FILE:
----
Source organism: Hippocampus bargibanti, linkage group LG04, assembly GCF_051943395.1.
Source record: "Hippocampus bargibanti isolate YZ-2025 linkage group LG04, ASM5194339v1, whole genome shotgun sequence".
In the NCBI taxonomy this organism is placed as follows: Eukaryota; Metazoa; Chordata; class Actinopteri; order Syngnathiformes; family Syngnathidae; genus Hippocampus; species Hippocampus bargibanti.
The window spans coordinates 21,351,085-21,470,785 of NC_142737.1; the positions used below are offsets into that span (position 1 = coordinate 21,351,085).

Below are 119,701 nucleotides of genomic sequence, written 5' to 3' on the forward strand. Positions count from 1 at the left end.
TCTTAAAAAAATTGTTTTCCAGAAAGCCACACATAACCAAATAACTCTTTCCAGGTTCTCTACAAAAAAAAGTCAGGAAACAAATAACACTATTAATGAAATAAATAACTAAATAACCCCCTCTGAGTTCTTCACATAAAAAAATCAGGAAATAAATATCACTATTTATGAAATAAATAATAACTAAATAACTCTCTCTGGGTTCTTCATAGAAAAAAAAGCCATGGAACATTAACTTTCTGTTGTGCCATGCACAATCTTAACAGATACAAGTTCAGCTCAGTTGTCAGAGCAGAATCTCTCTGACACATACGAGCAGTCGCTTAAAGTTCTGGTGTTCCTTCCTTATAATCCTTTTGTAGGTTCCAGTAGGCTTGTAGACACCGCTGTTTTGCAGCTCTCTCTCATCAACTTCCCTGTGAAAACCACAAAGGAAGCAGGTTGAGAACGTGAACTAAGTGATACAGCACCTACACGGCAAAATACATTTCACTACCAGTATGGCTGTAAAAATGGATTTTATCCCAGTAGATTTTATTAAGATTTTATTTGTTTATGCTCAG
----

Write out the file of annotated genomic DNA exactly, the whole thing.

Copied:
Source organism: Hippocampus bargibanti, linkage group LG04, assembly GCF_051943395.1.
Source record: "Hippocampus bargibanti isolate YZ-2025 linkage group LG04, ASM5194339v1, whole genome shotgun sequence".
In the NCBI taxonomy this organism is placed as follows: Eukaryota; Metazoa; Chordata; class Actinopteri; order Syngnathiformes; family Syngnathidae; genus Hippocampus; species Hippocampus bargibanti.
The window spans coordinates 21,351,085-21,470,785 of NC_142737.1; the positions used below are offsets into that span (position 1 = coordinate 21,351,085).

Below are 119,701 nucleotides of genomic sequence, written 5' to 3' on the forward strand. Positions count from 1 at the left end.
TCTTAAAAAAATTGTTTTCCAGAAAGCCACACATAACCAAATAACTCTTTCCAGGTTCTCTACAAAAAAAAGTCAGGAAACAAATAACACTATTAATGAAATAAATAACTAAATAACCCCCTCTGAGTTCTTCACATAAAAAAATCAGGAAATAAATATCACTATTTATGAAATAAATAATAACTAAATAACTCTCTCTGGGTTCTTCATAGAAAAAAAAGCCATGGAACATTAACTTTCTGTTGTGCCATGCACAATCTTAACAGATACAAGTTCAGCTCAGTTGTCAGAGCAGAATCTCTCTGACACATACGAGCAGTCGCTTAAAGTTCTGGTGTTCCTTCCTTATAATCCTTTTGTAGGTTCCAGTAGGCTTGTAGACACCGCTGTTTTGCAGCTCTCTCTCATCAACTTCCCTGTGAAAACCACAAAGGAAGCAGGTTGAGAACGTGAACTAAGTGATACAGCACCTACACGGCAAAATACATTTCACTACCAGTATGGCTGTAAAAATGGATTTTATCCCAGTAGATTTTATTAAGATTTTATTTGTTTATGCTCAG